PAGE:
Freud’s early clinical experience consisted almost entirely of women who would have been diagnosed with hysteria. Around the turn of the 20th century, Freud developed the psychoanalytic theory of hysteria, which can briefly be summarized by his remark that hysterics suffer mainly from reminiscences. Freud concluded that hysterics have unresolved, emotionally-charged memories which they are driven to talk about, deliberate on, and act out throughout the course of their therapy. By so doing, they are able to therapeutically reengage with the pathos whose repression had been contributing to their bodily symptoms. As one of the earliest patients of psychoanalysis deemed it, this was “the talking cure”—as Freud himself called it, it was the cathartic method.
The psychoanalytic concept of hysteria was further elaborated on by Jacques Lacan, a Parisian psychoanalyst who reformulated many of Freud’s ideas using French structuralism and linguistics. For Lacan, the diagnostic criteria of hysteria wasn’t along the lines of individual symptoms, but rather, it described a certain structure of the psyche. Specifically, the structure of the hysteric takes the form of a question: “What is a woman?”, or more broadly, “Who am I?”. In declaring this to be the underlying conflict motivating the hysteric, Lacan situates hysteria in terms of the woman’s identity. We could say that while Freud thought of hysterics as suffering from reminisces, Lacan said that they were suffering chiefly from a crisis of identity, with their exaggerated and often-times theatrical bodily symptoms constituting a call for recognition and self-clarification.
Understood from the Lacanian perspective, we can say that Larry ‘hystericizes’ Betty. By conveying to her that her ‘type’ precludes such things as having a door opened for her or being the bride at her wedding, he causes her to question her identity. Slavoj Zizek, a philosopher and popularizer of Lacanian theory, suggests that this self-questioning can be conceived along the lines of the subject’s relationship to the symbolic mandate. For Zizek, the question that underlies hysteria is: “Why am I what you’re telling me I am?”, and is directed in a clinical setting at the psychoanalyst.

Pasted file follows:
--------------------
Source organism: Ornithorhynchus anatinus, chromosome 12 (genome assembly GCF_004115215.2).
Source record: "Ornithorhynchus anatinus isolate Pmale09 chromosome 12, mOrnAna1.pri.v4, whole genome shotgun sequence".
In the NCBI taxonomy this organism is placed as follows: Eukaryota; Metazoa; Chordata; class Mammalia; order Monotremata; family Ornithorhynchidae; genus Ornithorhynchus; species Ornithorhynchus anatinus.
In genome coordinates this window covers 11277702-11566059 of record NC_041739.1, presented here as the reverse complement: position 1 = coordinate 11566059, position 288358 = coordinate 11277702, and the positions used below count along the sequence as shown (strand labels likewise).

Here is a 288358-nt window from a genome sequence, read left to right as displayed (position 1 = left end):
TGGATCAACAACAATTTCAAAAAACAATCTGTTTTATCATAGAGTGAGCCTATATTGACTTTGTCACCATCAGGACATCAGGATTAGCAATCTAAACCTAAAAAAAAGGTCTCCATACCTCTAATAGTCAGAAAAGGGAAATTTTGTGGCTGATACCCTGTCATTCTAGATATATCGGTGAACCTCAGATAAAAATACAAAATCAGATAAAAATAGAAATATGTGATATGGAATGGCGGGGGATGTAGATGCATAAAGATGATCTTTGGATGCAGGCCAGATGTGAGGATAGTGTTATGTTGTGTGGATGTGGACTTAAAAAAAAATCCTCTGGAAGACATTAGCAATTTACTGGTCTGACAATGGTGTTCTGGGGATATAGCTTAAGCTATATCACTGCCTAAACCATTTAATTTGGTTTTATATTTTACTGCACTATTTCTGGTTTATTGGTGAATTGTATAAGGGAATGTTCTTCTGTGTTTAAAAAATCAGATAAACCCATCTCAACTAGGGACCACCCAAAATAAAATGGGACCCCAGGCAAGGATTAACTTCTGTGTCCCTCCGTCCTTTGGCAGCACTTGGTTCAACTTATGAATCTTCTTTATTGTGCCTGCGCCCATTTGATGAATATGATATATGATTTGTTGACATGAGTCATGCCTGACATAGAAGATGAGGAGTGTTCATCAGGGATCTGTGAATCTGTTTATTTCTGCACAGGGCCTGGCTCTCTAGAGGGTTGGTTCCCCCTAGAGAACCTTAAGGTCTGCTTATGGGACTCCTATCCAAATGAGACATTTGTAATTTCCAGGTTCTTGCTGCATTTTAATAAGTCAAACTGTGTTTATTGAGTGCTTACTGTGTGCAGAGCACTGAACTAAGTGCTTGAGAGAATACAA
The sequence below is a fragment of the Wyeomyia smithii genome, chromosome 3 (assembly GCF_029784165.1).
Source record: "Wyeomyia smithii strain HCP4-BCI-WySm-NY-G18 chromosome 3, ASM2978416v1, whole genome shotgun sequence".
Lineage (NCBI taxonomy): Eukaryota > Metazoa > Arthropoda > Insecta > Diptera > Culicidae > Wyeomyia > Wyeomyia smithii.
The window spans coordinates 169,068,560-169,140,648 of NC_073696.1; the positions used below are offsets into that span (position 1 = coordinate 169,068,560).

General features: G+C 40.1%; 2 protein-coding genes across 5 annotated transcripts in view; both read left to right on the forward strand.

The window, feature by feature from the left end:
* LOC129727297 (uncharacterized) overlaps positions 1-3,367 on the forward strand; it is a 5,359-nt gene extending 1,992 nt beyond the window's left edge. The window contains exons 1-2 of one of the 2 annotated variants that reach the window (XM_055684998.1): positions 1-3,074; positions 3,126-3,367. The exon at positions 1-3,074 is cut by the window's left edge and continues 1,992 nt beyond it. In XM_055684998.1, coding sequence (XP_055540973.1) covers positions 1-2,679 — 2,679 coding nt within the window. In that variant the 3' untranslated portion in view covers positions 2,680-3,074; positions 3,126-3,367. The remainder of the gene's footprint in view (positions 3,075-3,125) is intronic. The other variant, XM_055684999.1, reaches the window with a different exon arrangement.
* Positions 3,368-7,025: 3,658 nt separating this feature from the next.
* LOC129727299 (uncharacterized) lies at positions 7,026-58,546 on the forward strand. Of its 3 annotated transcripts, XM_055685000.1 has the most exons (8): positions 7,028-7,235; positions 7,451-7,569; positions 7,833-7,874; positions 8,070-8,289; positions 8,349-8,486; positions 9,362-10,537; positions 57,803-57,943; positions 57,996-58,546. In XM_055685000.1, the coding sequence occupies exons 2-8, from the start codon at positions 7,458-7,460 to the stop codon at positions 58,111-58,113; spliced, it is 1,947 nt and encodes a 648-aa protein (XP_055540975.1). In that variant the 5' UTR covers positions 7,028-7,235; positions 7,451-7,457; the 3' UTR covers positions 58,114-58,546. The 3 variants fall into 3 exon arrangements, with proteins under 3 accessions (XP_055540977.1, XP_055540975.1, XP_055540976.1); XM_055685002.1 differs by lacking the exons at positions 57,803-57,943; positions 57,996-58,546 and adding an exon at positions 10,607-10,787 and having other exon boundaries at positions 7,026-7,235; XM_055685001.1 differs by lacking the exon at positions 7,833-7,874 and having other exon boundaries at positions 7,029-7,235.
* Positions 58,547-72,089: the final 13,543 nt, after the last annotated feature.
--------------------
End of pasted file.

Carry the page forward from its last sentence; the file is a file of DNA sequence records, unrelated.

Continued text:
Under this conception, Betty becomes hystericized when she confronts the fact that her identity is inextricably dependent on the way that society perceives her. She finds herself in a situation where Larry’s understanding of womanhood, which represents broad societal attitudes and conceptions, conflicts with her own self-image. We can find plenty of casual examples of such a situation. On the receiving end of a stilted and overly-rehearsed pickup line, a girl may casually remark: He wasn’t hot enough for that. More controversially, a transgender woman who doesn’t ‘pass’ will be told, even by the most sympathetic ally, that she must put in some minimal effort to conform to society’s prevailing notions of womanhood in order to achieve the satisfaction she seeks.
In fact today, in our era of ‘identity politics’, the hysterical position is an undoubtedly radical one, which allows us to examine the unreflecting assumptions that underly our social relations. It will just take the work of more Larry David’s to hystericize the public.